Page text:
Here’s the irony in that: You being perfect makes other people hate you a little, and themselves a lot. Or maybe it’s the reverse. Anyway, achieving something close to perfection is pretty damaging in a lot of ways. Conversely, letting people see some of your flaws creates greater intimacy. It makes them realize that their own flaws are not so weird. When I go over to someone’s house and it’s spotlessly clean, I feel kind of jealous and insecure. But crumbs on the counter and shoes in the hallway? On a gut level, I’m more comfortable. In this place, my psyche tells me, I won’t be judged. The same goes for your teaching: If you let someone else see you screw up, they will probably be more comfortable having you observe them. What happens next is you both start to take more risks, try new things. You cultivate a spirit of experimentation and learning together, rather than struggling to out-perfect each other.
Apart from the bonding aspect, failure can lead to constructive criticism, which will help you grow. Someone once said that the real benefit of marriage is having someone in your life who will regularly call you on your crap, who will hold up a mirror so you can face your flaws and outgrow them. In our work, we can do for each other what spouses do on their good days: Gently point out areas for improvement and support each other through the growing pains.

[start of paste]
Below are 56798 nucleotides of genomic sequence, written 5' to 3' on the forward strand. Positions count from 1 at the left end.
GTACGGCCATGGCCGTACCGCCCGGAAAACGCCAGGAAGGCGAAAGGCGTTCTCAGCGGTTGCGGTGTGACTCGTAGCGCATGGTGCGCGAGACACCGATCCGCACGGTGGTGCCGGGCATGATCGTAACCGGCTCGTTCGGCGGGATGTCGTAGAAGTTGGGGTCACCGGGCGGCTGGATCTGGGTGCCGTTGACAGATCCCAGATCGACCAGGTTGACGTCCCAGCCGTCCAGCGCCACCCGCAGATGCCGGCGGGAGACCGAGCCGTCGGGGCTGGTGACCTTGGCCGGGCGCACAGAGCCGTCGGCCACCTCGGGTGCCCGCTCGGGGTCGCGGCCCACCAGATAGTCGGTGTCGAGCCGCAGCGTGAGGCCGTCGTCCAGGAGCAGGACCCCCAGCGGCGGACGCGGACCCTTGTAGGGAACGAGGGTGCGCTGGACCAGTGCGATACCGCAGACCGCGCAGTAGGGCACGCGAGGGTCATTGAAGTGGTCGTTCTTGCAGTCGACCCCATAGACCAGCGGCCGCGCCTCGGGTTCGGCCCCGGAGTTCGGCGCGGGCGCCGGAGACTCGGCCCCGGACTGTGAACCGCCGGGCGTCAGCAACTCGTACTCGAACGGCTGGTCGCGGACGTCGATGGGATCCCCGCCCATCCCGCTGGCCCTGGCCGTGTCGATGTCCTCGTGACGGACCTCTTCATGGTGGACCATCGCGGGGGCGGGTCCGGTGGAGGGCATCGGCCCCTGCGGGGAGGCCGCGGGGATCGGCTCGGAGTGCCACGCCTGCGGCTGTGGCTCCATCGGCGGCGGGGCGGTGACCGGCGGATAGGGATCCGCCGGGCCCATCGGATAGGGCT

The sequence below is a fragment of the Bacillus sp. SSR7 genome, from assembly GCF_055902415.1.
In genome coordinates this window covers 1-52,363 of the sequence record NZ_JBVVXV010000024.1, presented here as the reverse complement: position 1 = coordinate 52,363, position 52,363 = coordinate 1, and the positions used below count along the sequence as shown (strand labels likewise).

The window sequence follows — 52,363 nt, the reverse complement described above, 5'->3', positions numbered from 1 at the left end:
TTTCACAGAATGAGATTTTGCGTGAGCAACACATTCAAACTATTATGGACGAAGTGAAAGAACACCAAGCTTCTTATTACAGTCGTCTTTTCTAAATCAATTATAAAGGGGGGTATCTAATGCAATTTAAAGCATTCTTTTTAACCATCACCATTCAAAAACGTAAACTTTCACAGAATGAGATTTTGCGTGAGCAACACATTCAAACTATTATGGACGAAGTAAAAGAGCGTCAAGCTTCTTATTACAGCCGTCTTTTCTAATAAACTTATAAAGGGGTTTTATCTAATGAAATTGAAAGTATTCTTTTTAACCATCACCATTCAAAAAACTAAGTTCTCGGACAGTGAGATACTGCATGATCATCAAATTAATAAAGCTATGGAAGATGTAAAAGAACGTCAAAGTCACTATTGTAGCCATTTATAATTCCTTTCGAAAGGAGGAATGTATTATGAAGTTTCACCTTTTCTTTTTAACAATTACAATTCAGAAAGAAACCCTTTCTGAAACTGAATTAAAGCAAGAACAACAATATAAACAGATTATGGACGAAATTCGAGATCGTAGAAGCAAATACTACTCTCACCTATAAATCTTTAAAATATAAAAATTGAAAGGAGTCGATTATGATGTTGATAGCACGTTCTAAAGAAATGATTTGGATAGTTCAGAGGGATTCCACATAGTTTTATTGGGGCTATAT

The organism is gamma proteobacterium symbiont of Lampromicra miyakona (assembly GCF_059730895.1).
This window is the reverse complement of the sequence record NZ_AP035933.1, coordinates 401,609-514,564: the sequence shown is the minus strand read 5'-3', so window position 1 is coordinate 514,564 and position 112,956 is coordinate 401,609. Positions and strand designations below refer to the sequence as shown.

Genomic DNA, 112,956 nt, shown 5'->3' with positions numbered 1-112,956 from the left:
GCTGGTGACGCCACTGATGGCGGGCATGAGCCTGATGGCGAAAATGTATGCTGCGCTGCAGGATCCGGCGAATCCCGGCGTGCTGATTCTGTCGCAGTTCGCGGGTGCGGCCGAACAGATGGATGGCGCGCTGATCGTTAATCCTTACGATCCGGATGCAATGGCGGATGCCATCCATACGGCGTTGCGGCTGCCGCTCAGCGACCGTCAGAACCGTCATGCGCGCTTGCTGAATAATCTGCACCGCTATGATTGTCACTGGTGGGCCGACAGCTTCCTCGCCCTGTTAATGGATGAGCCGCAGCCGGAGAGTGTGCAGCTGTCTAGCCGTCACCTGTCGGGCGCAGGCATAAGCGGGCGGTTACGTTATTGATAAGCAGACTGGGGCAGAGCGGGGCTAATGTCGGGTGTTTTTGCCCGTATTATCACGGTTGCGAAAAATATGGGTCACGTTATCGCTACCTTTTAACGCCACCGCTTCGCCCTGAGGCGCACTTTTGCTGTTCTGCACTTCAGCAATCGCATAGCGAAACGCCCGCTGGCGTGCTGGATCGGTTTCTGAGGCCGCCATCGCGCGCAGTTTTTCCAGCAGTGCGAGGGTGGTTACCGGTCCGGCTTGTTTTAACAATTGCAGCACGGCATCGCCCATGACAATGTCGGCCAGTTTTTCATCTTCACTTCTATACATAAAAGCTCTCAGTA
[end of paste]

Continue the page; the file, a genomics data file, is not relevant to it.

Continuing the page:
Reason 3: The Intangibles
Every time I observe another teacher, I discover something I’m not even looking for. In my first year, I spent one class period observing Sue, another 6th grade language arts teacher. I was there to see how she conducted a writer’s workshop, but something else she did made a much bigger impression on me.
That first month, I obsessed about establishing order in my classroom: I thought I had to have them all in their seats when the bell rang, pencils sharpened, quiet, ready to learn. If I told them to take out their writing folders, they should have them out and ready in less than 20 seconds. But every time, three or four kids would just drag through the process, or they’d get off-task, or they wouldn’t hear me at all, lost in daydreams. None of the precision I was hoping for. And I got tense about it. I scolded and nagged. And I felt insecure, like less of a teacher, the only one the kids didn’t respect.